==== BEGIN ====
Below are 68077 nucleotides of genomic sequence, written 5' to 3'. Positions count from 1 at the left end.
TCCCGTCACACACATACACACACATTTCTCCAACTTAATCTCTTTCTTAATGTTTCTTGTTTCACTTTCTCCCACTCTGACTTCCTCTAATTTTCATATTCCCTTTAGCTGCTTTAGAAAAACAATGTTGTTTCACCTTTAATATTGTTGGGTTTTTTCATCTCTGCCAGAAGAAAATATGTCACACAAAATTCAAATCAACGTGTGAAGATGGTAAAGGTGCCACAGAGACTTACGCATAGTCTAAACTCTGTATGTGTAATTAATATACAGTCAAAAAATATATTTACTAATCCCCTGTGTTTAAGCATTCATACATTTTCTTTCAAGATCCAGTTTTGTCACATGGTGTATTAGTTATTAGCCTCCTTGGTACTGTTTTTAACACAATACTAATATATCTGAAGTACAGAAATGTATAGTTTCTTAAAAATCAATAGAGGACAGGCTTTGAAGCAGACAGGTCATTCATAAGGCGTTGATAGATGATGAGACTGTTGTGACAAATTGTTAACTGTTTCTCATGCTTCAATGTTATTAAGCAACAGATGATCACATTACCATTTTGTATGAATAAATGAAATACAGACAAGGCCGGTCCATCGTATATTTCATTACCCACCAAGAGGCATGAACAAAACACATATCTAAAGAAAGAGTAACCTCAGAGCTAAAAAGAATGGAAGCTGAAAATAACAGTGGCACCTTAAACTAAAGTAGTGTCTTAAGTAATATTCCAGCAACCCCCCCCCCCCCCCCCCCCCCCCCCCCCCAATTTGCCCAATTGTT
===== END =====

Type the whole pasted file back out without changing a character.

Below are 68077 nucleotides of genomic sequence, written 5' to 3'. Positions count from 1 at the left end.
TCCCGTCACACACATACACACACATTTCTCCAACTTAATCTCTTTCTTAATGTTTCTTGTTTCACTTTCTCCCACTCTGACTTCCTCTAATTTTCATATTCCCTTTAGCTGCTTTAGAAAAACAATGTTGTTTCACCTTTAATATTGTTGGGTTTTTTCATCTCTGCCAGAAGAAAATATGTCACACAAAATTCAAATCAACGTGTGAAGATGGTAAAGGTGCCACAGAGACTTACGCATAGTCTAAACTCTGTATGTGTAATTAATATACAGTCAAAAAATATATTTACTAATCCCCTGTGTTTAAGCATTCATACATTTTCTTTCAAGATCCAGTTTTGTCACATGGTGTATTAGTTATTAGCCTCCTTGGTACTGTTTTTAACACAATACTAATATATCTGAAGTACAGAAATGTATAGTTTCTTAAAAATCAATAGAGGACAGGCTTTGAAGCAGACAGGTCATTCATAAGGCGTTGATAGATGATGAGACTGTTGTGACAAATTGTTAACTGTTTCTCATGCTTCAATGTTATTAAGCAACAGATGATCACATTACCATTTTGTATGAATAAATGAAATACAGACAAGGCCGGTCCATCGTATATTTCATTACCCACCAAGAGGCATGAACAAAACACATATCTAAAGAAAGAGTAACCTCAGAGCTAAAAAGAATGGAAGCTGAAAATAACAGTGGCACCTTAAACTAAAGTAGTGTCTTAAGTAATATTCCAGCAACCCCCCCCCCCCCCCCCCCCCCCCCCCCCCAATTTGCCCAATTGTT